It is said that in a presidential system, the Presidency, together with parliament, constitute the sovereignty of a nation. But why should it be right for the Governors Forum to tell parliament to do what virtually everyone agrees to be a necessary illegality but the same Forum be held in breach of non-existent democratic ideals simply  for vouch-safing a democratic opinion of exigent value? And like A.C.’s Lai Mohammed naively said elsewhere “where do these governors derive their power to dictate to the acting president!?  As if the democratic right to voice an opinion is now regulated by legislation. In any case, the answer to Lai’s question is found in simple logic: The governors derived their power from the same source where they derived the power to tell the National Assembly to make Jonathan acting president.

But like William Gladstone wrote: “Men are apt to mistake the strength of their feeling for the strength of their argument. “The heated mind,” he said, “resents the chill touch and relentless scrutiny of logic”.
I have said in a previous piece that there are three groups of characters in the current Yar’Adua health debate who are bent on pushing the nation to the precipice: First, some mischievous lawyers who do too little law and too much politics; second, some self-serving politicians who claim to know both law and politics and third, some compromised journalists who do more law and politics than journalism. And their motives are as diverse as they come! But it is certainly not about moving this country forward.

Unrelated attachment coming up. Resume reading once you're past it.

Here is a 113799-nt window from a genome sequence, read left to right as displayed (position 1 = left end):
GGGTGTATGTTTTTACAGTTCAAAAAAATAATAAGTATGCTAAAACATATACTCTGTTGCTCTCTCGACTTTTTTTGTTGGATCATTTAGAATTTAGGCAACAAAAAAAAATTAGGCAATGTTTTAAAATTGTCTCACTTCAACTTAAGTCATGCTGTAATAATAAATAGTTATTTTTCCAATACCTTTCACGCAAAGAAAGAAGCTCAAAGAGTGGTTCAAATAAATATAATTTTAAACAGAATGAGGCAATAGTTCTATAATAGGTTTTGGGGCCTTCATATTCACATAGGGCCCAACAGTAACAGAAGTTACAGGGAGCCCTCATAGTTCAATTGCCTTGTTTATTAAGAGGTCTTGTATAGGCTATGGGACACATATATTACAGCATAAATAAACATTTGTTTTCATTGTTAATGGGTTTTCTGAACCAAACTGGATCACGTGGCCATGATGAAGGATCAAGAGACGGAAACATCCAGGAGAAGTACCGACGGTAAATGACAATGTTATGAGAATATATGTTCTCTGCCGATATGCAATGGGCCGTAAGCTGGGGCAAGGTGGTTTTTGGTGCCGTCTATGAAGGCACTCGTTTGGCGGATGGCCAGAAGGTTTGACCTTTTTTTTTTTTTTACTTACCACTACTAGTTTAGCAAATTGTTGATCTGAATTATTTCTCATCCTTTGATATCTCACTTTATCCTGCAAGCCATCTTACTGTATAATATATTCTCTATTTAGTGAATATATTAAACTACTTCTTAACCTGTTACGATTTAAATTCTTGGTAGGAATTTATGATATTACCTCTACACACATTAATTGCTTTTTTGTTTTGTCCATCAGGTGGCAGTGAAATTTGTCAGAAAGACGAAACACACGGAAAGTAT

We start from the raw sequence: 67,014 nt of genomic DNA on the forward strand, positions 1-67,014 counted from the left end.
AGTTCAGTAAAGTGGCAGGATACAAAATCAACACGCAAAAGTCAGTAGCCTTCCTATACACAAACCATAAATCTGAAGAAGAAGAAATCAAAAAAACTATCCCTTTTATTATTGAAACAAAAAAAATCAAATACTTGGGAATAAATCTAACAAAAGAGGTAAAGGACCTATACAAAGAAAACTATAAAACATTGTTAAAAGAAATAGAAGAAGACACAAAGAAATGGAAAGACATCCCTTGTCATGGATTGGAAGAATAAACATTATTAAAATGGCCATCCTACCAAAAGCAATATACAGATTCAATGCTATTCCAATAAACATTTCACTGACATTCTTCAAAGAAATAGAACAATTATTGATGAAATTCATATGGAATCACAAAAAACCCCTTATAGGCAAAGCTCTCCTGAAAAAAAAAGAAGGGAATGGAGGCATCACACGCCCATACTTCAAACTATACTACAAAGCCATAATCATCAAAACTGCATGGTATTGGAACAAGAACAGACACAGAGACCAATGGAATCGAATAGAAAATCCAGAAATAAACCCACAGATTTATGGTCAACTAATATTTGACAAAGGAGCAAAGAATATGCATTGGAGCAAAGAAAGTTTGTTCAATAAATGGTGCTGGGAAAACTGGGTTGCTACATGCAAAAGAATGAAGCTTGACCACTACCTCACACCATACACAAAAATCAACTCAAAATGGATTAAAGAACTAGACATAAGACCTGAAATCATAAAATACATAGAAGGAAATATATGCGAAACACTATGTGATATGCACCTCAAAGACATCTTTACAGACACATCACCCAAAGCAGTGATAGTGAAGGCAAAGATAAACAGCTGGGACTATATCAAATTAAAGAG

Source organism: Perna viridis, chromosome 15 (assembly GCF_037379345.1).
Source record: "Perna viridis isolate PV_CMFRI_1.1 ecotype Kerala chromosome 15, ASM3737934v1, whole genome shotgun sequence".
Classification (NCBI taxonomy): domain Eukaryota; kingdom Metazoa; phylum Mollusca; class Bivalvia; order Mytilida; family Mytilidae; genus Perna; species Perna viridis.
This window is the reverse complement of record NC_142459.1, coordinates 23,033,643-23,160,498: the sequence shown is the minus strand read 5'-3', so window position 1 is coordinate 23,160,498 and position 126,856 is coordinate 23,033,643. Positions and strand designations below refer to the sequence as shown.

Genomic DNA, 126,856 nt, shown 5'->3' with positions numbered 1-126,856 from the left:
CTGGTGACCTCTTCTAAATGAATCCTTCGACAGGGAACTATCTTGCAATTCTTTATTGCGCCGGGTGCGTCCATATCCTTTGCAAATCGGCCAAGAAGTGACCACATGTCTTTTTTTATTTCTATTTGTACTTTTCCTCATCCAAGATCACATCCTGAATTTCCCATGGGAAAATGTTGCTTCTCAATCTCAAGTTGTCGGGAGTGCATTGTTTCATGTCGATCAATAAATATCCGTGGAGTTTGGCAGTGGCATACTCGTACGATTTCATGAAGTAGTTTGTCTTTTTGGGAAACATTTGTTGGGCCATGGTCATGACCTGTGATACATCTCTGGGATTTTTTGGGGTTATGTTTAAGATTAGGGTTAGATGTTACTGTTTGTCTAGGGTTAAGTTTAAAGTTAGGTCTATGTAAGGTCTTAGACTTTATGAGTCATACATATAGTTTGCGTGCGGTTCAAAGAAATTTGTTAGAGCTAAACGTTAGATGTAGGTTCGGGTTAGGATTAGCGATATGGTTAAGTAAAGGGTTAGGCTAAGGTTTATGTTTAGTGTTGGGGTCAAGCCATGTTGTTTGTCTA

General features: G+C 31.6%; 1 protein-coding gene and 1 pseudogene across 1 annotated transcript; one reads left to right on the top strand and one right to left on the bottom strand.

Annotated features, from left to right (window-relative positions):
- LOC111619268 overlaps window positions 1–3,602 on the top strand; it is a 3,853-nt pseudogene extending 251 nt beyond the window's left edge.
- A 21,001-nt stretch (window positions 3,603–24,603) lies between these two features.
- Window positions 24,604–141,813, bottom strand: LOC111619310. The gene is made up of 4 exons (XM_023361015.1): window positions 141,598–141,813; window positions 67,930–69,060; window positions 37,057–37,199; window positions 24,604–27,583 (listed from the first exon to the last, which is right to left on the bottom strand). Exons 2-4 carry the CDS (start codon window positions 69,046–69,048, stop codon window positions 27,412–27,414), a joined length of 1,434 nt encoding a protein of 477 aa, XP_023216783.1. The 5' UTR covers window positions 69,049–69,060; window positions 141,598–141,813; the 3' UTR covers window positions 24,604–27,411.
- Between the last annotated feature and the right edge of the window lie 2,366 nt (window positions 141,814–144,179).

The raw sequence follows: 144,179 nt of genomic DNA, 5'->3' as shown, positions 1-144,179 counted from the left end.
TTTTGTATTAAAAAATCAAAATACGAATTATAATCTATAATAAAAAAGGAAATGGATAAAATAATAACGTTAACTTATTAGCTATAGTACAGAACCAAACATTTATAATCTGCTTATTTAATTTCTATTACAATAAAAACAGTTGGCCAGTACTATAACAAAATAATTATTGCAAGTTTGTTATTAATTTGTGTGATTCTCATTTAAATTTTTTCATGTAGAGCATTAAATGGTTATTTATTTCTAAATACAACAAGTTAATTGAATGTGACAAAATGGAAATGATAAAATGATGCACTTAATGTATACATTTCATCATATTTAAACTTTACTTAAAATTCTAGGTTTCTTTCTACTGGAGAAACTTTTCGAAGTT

Momodu said “since those who should protect our hard earned democracy have chosen to toy dangerously with it, the Nigerian people must rise up once again to rescue our nation from these hijackers.” I have no problem with that. But even Momodu, in his legionary incoherence and inconsistency, could not categorically say who these ‘hijackers’ are. In one breath, it was the Northern Governors Forum, in another, the National Governors Forum or just minus a few to whom maybe he owes some loyalty. In yet another breath, it was Turai or PDP. He would want to single out the north for spanking but he could not prove that other southern governors were there at gunpoint. Momodu should read, ‘The North: Let Truth Be Told’; at the risk of sounding immodest, it is the litmus test of soul searching and self criticism. Every region has its own foibles. But do they all have their truth tellers?

Momodu and his co-travellers should make up their minds about what they think would “move this country forward” because, as the governors rightly said, it does not necessarily lie in impeaching Yar’Adua and installing Jonathan as president. They should also make up their minds about who they think are holding this country from moving forward because the truth is that it is held down as much by those in power as by those in the de facto possession of power whether it is of the ‘pen’, the ‘wig’ or the ‘arena’; it is held as much by the selfishness of leaders at all levels as by the self-serving naivety and timidity of the so-called ‘led’.

*Adamu is an Abuja based journalist